HEROD, IL (KFVS) - Herod, Illinois is described by its residents as a wide spot in the road. A place you pass through on your way to the remarkable Garden of the Gods or the Shawnee National Forest. A town so small, there is no population count on the signs that mark its boundaries.
But for Dennis and Ann Ferrell, the wide spot in the road has been home for most of their lives. Dennis' parents settled in Herod in 1928 and opened R.E. Ferrell General Merchandise.
"They sold everything," Dennis said, "shoes, tools, groceries."
The family lived in a house across the street. Dennis worked in the store as a kid but had no interest in taking over the family business. It's a decision he doesn't regret. Just like the decision he made to marry Ann in 1958.
"I guess we struggled at first. You know at the time, it didn't seem like we were, " remembered Ann, "but when you look back now. I guess we did."
The couple had one son, Dennis Jay.
They built their house a stone's throw away from where the old store was once located and from Route 34. A busy road where coal trucks run around the clock every day except Sundays.
"I'm used to it," insisted Dennis.
How could he not be? Dennis spent a good chunk of his life in a tractor or on a combine. He and his dad, and then his son, farmed hundreds of acres here. Retirement came just six years ago.
"I miss farming," Dennis said.
These days, he runs a big machinery business and when he feels like it, he works digging ditches, pulling out tree stumps or putting up a fence.
Dennis and Ann both have a good sense of humor and know that in life, that'll help you get by those early struggles, those silly arguments, even a bizarre chainsaw accident that cost Dennis half of a finger.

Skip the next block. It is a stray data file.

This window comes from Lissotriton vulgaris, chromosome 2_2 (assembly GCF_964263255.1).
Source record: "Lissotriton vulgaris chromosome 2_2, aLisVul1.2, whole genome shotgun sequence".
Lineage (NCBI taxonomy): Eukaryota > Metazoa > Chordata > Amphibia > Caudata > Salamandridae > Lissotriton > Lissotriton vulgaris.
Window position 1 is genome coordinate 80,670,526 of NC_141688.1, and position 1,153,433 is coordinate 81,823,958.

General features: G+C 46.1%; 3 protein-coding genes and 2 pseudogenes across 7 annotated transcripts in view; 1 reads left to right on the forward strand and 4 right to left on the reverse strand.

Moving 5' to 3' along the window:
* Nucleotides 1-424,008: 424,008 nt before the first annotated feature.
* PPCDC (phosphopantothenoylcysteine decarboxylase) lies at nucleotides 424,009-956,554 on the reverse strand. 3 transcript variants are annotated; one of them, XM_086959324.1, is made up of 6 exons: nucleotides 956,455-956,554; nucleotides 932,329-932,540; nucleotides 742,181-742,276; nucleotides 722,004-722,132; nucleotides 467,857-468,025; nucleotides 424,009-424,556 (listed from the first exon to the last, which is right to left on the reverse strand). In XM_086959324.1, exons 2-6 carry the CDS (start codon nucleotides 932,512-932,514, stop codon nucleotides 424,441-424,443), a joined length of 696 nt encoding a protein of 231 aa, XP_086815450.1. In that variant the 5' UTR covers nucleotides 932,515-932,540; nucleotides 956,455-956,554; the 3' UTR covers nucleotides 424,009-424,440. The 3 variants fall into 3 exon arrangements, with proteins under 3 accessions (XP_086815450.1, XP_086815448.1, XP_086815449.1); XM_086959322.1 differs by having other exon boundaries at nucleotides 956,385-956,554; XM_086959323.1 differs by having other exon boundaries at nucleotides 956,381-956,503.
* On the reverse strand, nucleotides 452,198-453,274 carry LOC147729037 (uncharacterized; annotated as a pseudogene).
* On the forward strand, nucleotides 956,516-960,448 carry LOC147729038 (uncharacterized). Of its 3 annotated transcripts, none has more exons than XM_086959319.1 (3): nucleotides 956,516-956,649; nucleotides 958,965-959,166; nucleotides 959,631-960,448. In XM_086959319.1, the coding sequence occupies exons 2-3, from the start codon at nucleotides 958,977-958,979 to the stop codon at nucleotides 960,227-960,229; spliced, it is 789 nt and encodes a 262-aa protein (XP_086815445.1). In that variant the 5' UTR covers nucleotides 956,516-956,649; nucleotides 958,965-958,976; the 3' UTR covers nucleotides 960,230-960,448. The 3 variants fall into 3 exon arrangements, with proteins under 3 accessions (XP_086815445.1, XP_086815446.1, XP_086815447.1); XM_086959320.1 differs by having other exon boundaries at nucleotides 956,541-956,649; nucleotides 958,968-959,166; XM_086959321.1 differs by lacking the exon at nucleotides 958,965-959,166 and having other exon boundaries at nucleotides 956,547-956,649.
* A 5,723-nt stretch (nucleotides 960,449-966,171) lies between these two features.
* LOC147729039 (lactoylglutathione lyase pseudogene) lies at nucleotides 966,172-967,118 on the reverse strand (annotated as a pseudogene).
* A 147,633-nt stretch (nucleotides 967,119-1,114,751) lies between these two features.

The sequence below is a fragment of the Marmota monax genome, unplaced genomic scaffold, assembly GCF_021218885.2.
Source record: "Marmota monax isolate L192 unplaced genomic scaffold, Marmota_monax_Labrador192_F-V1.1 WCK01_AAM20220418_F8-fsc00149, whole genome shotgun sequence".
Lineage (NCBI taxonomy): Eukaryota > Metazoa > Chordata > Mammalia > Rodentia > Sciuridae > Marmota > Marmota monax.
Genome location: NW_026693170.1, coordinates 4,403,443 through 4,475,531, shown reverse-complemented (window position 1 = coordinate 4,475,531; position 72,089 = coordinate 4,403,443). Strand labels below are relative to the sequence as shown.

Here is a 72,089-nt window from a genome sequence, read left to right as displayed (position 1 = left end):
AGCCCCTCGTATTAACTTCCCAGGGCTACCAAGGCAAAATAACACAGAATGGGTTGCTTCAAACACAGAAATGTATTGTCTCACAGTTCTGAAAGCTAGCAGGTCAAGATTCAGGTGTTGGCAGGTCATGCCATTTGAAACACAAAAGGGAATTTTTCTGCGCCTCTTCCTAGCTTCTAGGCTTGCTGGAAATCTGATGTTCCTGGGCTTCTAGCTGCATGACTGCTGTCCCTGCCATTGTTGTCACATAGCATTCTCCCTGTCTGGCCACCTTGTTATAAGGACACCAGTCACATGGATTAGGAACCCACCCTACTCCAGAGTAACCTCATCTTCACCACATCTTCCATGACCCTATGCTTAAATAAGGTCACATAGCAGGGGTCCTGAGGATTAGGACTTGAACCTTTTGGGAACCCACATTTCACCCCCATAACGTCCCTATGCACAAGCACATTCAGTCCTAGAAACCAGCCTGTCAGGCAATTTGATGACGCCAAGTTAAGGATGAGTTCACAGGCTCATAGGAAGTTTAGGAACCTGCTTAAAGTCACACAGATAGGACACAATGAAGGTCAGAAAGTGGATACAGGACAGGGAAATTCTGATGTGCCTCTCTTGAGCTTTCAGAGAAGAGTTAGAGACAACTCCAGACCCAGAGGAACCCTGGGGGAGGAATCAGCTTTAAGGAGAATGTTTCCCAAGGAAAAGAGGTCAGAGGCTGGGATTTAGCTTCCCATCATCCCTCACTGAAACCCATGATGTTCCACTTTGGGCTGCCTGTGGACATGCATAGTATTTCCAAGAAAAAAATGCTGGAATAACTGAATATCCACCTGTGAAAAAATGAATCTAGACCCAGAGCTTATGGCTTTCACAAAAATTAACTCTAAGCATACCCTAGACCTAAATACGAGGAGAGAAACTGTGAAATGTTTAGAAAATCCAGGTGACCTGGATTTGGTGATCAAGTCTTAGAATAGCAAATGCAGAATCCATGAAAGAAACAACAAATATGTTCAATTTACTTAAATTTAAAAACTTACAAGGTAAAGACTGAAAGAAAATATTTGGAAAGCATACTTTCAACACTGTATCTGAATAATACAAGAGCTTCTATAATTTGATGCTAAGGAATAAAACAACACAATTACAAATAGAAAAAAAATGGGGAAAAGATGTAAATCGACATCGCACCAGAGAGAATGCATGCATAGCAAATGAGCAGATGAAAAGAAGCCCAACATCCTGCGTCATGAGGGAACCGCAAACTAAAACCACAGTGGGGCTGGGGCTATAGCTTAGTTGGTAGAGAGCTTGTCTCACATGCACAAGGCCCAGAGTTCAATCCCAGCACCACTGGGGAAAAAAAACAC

Yes, life had been good to Ann and Dennis. Until February 29, 2012. Just before dawn, when the skies were still dark and almost everyone was asleep, a tornado roared through southern Illinois. Eight people were killed in a Harrisburg neighborhood. Physically, the tornado never came near Herod, but emotionally, it ripped the Ferrell's house apart. The youngest victim, 22-year-old Jaylynn Ferrell was Dennis and Ann's first grandchild, their only granddaughter.
"She was just a good ol' girl," Dennis choked out between tears, "I really can't talk about it."
Jaylynn was a nurse at Harrisburg's hospital. She moved into her apartment four months before the tornado struck.
"I think she was asleep when it hit, " Ann said, "at least I hope she was. I hope she didn't know what hit her."
Like Dennis, it's hard for Ann to talk about Jaylynn and it always will be.
And so it's come to be that after 72 years of a happy, "uneventful" life as they could call it, that fate dealt it's cruelest blow.
The wide spot in the road has witnessed the Ferrell's life over the years. Family business. Family farm. Family tragedy. They're all part of Dennis and Ann's remarkable, unremarkable lives.